Throughout the country, the hottest months are December to March. The coastal areas are tropical, with particularly high humidity in April and May, but tempered by monsoon winds. The lowlands are hot but mainly dry, while the highlands are more temperate with four seasons. Nairobi has a very pleasant climate throughout the year due to its altitude. Near Lake Victoria, the temperatures are much higher and rainfall can be heavy.

Required clothing: 

Lightweight cottons and linens with rainwear are advised for the coast and lakeside. Warmer clothing is needed in June and July and for the cooler mornings on the coast. Lightweight layers are needed for much of the year in the highlands. Rainwear is advisable between March and June, and October and December.

 

Communications

Telephone: 

International calls can usually be made directly, but in some rural areas, international calls are diverted through the operator. Public telephones, operated by Telkom Kenya (www.telkom.co.ke), work with coins or with phone cards (which may be purchased from post offices or from international call services in major towns); coin-operated phone booths are painted red, card-operated booths are painted blue. Major hotels also offer an international phone service, but they usually charge up to 100% more. In larger towns, private telecommunication centres offer international services. For local calls, it is useful to have plenty of small change available.

Mobile phone: 

Roaming agreements exist with international mobile phone companies. The main network providers are Airtel (www.africa.airtel.com), and Safaricom (www.safaricom.co.ke). Local SIM cards and top-up cards are available to buy everywhere. Wide areas around Nairobi, Kisumu and Mombasa, as well as the whole coast region, the popular safari parks and the road between Nairobi and Mombasa, have good network coverage. Outside of these areas coverage is limited.

Internet: 

There are internet cafes in the cities. Even smaller towns have at least one venue, usually on the main street. Almost all post offices now offer at least one terminal for public access. Tourists can also access the internet in many hotels; the more upmarket and business orientated ones have in-room Wi-Fi. Accommodation in parks and reserves generally don’t have internet.

Post: 

Post is efficient and most towns have post offices run by the Postal Corporation of Kenya (www.posta.co.ke). Post boxes are red. Stamps can usually be bought at post offices, stationers, souvenir shops and hotels. Airmail to Western Europe takes around five days, and to the US, 10 days. The service is generally reliable. If you are sending parcels out of the country the contents must be inspected and the parcel wrapped (in brown paper and string) at the post office.

Post office hours: 

Mon-Fri 0800-1700; Sat 0800-1200. Small branches close for an hour at lunchtime.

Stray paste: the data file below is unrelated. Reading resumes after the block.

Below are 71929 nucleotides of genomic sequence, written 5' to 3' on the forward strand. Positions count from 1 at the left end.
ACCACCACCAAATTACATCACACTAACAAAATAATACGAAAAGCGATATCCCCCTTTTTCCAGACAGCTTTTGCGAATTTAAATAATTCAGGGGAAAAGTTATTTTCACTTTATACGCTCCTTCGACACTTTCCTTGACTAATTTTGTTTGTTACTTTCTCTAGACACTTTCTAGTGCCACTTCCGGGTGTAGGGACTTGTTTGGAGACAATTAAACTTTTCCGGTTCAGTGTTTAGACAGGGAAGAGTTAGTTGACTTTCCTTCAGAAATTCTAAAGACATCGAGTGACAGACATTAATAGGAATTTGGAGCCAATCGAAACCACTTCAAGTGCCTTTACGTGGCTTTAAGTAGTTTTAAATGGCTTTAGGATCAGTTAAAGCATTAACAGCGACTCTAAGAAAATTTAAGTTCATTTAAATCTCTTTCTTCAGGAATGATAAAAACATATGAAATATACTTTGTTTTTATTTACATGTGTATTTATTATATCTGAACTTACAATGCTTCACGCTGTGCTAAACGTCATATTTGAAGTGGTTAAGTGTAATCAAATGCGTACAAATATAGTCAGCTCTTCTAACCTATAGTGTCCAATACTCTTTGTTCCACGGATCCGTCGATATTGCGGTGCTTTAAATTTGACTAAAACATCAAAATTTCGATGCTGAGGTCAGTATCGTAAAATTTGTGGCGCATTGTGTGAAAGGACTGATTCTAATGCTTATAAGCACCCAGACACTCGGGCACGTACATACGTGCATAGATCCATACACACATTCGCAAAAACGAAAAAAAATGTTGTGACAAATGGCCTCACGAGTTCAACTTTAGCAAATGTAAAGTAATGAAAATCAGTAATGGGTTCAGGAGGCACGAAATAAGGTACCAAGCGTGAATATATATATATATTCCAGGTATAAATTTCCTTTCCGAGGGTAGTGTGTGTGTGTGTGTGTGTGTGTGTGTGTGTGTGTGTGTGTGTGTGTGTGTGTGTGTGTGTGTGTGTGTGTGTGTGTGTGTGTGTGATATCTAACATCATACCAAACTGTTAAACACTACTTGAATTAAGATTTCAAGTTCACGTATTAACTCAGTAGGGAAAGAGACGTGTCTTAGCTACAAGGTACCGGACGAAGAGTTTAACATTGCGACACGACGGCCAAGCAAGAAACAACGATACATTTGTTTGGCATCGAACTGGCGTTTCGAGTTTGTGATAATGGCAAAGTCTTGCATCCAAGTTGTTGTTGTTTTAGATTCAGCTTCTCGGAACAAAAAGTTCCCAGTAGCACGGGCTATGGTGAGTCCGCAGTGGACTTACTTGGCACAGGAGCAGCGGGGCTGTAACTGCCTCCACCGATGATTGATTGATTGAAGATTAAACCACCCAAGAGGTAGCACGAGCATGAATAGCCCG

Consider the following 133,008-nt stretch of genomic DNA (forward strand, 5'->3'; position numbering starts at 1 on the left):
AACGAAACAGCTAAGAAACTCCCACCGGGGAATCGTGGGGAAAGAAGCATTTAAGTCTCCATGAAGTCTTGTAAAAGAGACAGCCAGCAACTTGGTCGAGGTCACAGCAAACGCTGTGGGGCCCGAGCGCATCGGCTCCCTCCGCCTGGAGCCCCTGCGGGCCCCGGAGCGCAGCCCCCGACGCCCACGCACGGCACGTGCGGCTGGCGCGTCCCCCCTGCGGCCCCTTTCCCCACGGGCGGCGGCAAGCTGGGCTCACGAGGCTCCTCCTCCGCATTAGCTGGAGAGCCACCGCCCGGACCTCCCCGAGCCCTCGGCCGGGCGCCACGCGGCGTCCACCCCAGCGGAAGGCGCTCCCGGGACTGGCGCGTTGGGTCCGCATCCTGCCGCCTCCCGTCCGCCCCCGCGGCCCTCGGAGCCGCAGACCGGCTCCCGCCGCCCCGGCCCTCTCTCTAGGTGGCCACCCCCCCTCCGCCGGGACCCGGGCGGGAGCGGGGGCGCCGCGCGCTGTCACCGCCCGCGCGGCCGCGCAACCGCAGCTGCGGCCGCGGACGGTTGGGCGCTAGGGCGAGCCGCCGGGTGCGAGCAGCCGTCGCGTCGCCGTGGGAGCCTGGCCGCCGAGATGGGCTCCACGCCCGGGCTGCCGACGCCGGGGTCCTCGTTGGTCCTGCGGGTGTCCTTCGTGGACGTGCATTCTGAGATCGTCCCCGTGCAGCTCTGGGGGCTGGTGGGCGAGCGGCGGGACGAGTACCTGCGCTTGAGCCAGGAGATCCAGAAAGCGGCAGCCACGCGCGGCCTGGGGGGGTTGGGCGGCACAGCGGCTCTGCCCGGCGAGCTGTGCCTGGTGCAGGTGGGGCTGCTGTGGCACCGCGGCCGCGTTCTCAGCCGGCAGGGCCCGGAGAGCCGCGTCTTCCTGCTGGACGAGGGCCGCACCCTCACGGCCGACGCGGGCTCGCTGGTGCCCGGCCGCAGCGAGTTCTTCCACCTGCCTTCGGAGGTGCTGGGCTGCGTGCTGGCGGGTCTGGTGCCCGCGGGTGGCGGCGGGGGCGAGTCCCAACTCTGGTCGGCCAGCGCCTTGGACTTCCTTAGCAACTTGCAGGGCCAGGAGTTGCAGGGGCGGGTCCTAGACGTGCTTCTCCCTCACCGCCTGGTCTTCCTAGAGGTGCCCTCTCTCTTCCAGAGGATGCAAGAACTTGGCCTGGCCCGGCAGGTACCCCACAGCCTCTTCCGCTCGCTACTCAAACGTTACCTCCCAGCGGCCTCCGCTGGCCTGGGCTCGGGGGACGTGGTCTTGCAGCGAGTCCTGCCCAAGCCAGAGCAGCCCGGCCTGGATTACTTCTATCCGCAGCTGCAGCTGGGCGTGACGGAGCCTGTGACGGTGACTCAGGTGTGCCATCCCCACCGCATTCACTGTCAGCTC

Media: 

Kenya enjoys a more diverse media scene than many other African countries. The print media is dominated by two publishing houses, the Nation Media Group and the Standard Group, which also have broadcasting interests. The main dailies (all published in English) include Daily Nation, The East African Standard and Kenya Times. Newspapers from Tanzania and Uganda are also widely circulated in Kenya.

State-owned Kenya Broadcasting Corporation (KBC; www.kbc.co.ke) has TV channels in English and Swahili; Kenya Television Network (www.ktnkenya.tv) is operated by the Standard Group; NTV (www.ntv.co.ke) is a Nairobi-based station operated by the Nation Media Group. Other private channels include Nairobi-based station Citizen TV and Family TV. DSTV (www.dstvafrica.com) is multi-channel international satellite TV found in most hotels.

In Nairobi and Mombasa there is a comprehensive choice of international newspapers and magazines sold in bookshops, airports, hotels and at pavement kiosks. Day-old copies of UK and other European newspapers are available.

 

Getting Around

Air: 

Nairobi has two airports for domestic and regional flights; Jomo Kenyatta International Airport and Wilson Airport (www.kaa.go.ke). Kenya has over 150 domestic airports and airstrips and there are daily flights to the most popular destinations. In addition to the scheduled airlines, several private charter companies operate out of Wilson Airport.

Kenya Airways (www.kenya-airways.com), Air Kenya (www.airkenya.com), Fly 540 (www.fly540.com), Mombasa Air Safari (www.mombasaairsafari.com) and Safarilink (www.flysafarilink.com) serve the most popular safari destinations, plus many others such as Lake Victoria.

Air notes: 

On smaller, domestic planes the baggage allowance is restricted to 10-15 kg (22-33 lbs). Arrangements can be made to leave excess luggage with hotels or airlines.